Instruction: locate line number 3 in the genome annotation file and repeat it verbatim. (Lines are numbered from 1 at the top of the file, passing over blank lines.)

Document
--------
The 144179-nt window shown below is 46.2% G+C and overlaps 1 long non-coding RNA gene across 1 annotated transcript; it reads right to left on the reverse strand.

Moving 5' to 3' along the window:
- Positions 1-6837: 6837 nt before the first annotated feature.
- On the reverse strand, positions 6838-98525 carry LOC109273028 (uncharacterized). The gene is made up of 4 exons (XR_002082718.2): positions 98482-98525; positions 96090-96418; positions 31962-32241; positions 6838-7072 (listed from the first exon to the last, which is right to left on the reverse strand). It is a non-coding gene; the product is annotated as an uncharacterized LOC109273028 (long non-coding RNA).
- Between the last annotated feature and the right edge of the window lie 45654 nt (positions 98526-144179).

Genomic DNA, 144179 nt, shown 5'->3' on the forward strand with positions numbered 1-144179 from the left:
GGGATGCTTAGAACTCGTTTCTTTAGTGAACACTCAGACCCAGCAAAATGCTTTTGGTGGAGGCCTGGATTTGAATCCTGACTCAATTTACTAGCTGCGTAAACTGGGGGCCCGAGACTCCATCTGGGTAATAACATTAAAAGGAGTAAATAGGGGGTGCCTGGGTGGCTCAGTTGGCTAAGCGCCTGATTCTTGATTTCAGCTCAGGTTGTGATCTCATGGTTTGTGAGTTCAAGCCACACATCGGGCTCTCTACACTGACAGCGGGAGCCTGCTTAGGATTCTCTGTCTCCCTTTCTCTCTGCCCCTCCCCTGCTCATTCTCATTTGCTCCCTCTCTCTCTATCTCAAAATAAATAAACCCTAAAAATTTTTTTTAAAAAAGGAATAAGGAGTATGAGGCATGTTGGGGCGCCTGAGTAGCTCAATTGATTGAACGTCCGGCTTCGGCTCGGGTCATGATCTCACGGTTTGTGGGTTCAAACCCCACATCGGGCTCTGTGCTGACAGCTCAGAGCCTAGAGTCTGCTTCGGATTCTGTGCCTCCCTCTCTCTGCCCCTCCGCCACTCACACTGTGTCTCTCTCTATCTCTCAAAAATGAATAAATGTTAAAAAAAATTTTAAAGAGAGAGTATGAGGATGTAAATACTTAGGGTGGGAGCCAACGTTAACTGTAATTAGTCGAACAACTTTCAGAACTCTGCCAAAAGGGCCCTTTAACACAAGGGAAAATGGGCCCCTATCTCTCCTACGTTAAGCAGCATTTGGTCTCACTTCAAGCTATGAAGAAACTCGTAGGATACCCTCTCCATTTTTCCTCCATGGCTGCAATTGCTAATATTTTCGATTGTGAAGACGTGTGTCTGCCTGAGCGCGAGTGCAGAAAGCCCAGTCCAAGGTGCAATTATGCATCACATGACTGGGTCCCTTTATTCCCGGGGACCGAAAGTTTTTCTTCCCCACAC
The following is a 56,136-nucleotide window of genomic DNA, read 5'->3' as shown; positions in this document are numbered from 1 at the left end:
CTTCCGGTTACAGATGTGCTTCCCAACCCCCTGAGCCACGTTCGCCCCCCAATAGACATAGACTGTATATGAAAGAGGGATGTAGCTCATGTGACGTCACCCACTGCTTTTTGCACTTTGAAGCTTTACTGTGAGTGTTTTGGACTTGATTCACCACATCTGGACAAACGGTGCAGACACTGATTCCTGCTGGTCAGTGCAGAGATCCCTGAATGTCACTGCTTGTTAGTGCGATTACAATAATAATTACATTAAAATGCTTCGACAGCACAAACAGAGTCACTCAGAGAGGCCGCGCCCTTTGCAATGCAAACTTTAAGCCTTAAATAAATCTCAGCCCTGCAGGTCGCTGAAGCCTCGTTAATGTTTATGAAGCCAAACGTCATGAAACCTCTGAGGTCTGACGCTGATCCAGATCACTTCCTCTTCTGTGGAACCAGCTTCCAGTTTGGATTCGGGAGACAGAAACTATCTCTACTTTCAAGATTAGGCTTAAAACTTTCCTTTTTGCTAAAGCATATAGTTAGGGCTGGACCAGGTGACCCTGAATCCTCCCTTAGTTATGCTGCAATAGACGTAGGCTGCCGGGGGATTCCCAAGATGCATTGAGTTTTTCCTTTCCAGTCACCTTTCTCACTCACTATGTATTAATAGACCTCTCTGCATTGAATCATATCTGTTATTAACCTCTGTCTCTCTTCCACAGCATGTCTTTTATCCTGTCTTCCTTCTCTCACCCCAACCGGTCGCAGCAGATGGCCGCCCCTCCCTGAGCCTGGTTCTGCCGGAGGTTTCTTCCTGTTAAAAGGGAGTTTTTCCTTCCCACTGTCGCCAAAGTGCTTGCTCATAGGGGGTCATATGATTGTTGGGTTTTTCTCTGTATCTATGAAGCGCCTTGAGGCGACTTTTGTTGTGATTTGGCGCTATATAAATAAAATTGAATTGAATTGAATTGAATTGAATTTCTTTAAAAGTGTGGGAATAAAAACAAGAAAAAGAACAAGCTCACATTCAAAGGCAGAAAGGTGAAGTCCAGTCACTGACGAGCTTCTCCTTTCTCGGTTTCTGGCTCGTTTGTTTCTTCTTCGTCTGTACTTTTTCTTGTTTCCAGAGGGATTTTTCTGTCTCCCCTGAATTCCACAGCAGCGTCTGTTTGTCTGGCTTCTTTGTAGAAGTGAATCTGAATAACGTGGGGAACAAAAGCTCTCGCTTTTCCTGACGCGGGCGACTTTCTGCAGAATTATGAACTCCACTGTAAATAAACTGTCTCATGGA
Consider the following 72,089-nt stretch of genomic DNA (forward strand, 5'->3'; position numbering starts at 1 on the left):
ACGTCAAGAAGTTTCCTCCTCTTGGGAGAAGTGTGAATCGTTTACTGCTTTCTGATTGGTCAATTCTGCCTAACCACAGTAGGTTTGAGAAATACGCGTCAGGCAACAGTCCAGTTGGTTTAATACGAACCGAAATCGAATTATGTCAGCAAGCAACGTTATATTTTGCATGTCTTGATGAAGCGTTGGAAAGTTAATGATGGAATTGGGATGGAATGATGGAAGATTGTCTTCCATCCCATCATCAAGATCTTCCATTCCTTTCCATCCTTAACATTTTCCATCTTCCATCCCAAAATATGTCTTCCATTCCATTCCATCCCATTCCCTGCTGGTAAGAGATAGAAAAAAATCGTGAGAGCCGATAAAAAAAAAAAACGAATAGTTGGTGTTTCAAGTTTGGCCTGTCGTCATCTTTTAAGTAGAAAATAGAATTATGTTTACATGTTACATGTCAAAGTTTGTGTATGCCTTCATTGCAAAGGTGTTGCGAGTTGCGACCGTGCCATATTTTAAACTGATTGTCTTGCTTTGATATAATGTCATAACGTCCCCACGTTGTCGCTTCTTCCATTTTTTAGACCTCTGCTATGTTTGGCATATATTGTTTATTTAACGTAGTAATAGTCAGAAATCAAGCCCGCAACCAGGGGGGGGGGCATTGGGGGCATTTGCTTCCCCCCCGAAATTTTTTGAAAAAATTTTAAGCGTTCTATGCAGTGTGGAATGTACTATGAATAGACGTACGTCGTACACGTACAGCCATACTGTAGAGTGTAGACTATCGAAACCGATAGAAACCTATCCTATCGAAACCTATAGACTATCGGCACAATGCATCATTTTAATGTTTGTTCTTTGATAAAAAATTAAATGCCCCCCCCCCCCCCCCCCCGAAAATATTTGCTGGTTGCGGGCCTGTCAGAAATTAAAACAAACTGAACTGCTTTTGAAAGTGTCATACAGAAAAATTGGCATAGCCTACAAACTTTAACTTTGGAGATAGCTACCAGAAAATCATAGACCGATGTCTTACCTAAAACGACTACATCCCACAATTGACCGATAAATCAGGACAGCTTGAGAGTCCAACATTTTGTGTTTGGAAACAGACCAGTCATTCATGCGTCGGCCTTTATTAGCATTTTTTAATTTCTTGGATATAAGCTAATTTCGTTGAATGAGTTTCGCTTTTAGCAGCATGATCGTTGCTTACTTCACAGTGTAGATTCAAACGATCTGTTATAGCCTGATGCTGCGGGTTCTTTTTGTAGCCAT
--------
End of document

- Positions 1-6837: 6837 nt before the first annotated feature.